In British Columbia, soil rehabilitation aims to restore productivity to forest roads, landings, and trails that are no longer needed for access, and to areas that have suffered unavoidable or accidental damage as a result of forestry operations. Soil rehabilitation is an important component of management strategies to maintain or enhance timber supply in the working forest. Restoring productivity to degraded soils can also enhance other environmental values, and contribute to successful ecosystem or watershed restoration.
Soil rehabilitation research was initiated in British Columbia over two decades ago (e.g., Vyse and Mitchell 1977), and numerous contributions since that time have been reviewed by Bulmer (1998) and Sanborn et al. (1999a). In addition, a network of new research sites has been established to test new approaches to soil rehabilitation and to improve cost-effectiveness (Berch and Xiao 1998; Dykstra and Curran 1998; Inland Timber Management Ltd. 1998; Bulmer and Curran 1999a; Sanborn et al. 1999b; Venner 1999). Despite significant progress in the past, and new information expected in the future, there is a need for information to guide operational projects that are currently under way. In particular, information is needed on the long-term effectiveness of soil rehabilitation efforts, and the extent to which operational soil rehabilitation can contribute to the timber supply. We examined tree growth and soil conditions on sites that were rehabilitated in 1991 in the British Columbia interior. The objectives of the work were (1) to document a minimum of 5 year's growth of lodgepole pine on rehabilitated landings, and compare it to growth on sites that were simply harvested, and (2) to document soil conditions affecting site productivity on the rehabilitated areas.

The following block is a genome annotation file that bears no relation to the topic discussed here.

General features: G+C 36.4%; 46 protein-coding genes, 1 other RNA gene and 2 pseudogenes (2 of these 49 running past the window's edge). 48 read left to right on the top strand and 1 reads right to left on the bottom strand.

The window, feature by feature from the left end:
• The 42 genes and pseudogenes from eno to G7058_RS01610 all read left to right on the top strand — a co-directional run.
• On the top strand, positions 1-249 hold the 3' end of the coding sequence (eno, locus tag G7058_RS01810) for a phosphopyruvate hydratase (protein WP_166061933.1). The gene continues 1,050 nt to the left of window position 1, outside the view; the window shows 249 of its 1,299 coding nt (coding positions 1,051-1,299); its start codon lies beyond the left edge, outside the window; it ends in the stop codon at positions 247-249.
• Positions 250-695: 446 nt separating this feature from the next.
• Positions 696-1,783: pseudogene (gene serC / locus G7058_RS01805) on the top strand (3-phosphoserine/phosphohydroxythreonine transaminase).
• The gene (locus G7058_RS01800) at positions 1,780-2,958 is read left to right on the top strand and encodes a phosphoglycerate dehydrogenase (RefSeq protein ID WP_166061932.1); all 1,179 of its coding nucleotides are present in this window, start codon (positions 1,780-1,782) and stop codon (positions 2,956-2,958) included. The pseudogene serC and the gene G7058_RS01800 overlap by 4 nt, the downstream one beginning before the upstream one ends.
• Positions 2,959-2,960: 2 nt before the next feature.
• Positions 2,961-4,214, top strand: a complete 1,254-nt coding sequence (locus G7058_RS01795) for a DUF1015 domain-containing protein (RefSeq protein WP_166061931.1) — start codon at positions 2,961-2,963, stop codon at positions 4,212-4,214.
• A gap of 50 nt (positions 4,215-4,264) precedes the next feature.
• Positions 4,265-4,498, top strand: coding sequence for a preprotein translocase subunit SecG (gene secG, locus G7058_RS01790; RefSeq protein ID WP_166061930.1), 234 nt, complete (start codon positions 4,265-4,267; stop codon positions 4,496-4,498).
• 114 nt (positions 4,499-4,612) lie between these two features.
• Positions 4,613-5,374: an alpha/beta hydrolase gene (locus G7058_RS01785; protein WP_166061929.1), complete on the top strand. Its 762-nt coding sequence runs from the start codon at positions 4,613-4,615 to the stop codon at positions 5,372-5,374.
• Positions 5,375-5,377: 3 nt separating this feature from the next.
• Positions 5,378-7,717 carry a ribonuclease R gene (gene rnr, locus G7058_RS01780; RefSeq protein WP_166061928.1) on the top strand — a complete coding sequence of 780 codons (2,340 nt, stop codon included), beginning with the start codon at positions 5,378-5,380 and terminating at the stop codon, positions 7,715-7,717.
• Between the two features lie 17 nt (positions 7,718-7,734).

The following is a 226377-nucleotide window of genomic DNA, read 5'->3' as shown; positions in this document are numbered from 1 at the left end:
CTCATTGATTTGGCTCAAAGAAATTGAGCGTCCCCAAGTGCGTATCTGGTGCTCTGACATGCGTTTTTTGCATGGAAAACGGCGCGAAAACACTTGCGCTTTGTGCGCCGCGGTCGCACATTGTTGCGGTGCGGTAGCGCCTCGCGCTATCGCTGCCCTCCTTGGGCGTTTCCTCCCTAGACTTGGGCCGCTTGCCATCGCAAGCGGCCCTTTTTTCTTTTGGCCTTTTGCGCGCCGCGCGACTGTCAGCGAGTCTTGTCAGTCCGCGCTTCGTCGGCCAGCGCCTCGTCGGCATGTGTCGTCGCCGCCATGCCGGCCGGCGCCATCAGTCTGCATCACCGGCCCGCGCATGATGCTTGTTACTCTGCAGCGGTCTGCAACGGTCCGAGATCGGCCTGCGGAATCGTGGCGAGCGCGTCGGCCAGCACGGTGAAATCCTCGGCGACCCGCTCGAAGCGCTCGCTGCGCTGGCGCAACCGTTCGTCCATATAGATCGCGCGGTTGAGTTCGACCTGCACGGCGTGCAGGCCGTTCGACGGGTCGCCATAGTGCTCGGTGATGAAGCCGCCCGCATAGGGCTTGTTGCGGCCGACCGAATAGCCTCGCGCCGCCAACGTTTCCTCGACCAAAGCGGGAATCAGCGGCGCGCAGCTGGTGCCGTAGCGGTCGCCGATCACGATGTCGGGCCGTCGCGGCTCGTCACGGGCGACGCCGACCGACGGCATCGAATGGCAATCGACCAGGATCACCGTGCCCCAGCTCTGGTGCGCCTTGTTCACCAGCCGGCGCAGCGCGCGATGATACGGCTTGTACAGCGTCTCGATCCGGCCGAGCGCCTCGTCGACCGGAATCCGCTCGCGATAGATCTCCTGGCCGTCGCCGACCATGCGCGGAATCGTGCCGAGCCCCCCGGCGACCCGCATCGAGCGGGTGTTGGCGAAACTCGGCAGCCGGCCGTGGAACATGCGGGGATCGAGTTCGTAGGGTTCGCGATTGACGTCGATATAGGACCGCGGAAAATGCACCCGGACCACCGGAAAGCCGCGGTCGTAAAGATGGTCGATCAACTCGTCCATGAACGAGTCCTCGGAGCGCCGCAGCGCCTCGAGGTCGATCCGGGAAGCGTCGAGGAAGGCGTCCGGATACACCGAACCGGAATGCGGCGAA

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Updated April 19, 2007